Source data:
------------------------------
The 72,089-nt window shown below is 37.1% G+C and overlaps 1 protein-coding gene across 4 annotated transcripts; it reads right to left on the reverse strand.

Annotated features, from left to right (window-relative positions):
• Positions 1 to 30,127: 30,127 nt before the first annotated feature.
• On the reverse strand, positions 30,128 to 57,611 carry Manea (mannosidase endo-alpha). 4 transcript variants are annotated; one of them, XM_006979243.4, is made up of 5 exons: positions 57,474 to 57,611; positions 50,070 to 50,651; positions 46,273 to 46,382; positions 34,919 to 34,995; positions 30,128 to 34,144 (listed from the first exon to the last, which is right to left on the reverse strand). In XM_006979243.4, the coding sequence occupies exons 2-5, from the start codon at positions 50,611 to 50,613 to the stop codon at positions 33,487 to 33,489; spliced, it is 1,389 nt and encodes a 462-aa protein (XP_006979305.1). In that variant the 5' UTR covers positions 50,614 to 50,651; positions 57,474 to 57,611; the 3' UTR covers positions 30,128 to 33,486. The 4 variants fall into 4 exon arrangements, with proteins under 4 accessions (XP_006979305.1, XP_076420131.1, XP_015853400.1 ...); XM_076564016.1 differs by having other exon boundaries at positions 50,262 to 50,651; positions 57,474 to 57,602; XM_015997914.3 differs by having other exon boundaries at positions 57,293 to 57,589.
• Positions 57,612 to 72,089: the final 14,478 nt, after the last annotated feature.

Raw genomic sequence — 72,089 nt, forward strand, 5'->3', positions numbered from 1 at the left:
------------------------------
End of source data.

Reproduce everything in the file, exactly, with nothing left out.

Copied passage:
The 72,089-nt window shown below is 37.1% G+C and overlaps 1 protein-coding gene across 4 annotated transcripts; it reads right to left on the reverse strand.

Annotated features, from left to right (window-relative positions):
• Positions 1 to 30,127: 30,127 nt before the first annotated feature.
• On the reverse strand, positions 30,128 to 57,611 carry Manea (mannosidase endo-alpha). 4 transcript variants are annotated; one of them, XM_006979243.4, is made up of 5 exons: positions 57,474 to 57,611; positions 50,070 to 50,651; positions 46,273 to 46,382; positions 34,919 to 34,995; positions 30,128 to 34,144 (listed from the first exon to the last, which is right to left on the reverse strand). In XM_006979243.4, the coding sequence occupies exons 2-5, from the start codon at positions 50,611 to 50,613 to the stop codon at positions 33,487 to 33,489; spliced, it is 1,389 nt and encodes a 462-aa protein (XP_006979305.1). In that variant the 5' UTR covers positions 50,614 to 50,651; positions 57,474 to 57,611; the 3' UTR covers positions 30,128 to 33,486. The 4 variants fall into 4 exon arrangements, with proteins under 4 accessions (XP_006979305.1, XP_076420131.1, XP_015853400.1 ...); XM_076564016.1 differs by having other exon boundaries at positions 50,262 to 50,651; positions 57,474 to 57,602; XM_015997914.3 differs by having other exon boundaries at positions 57,293 to 57,589.
• Positions 57,612 to 72,089: the final 14,478 nt, after the last annotated feature.

Raw genomic sequence — 72,089 nt, forward strand, 5'->3', positions numbered from 1 at the left: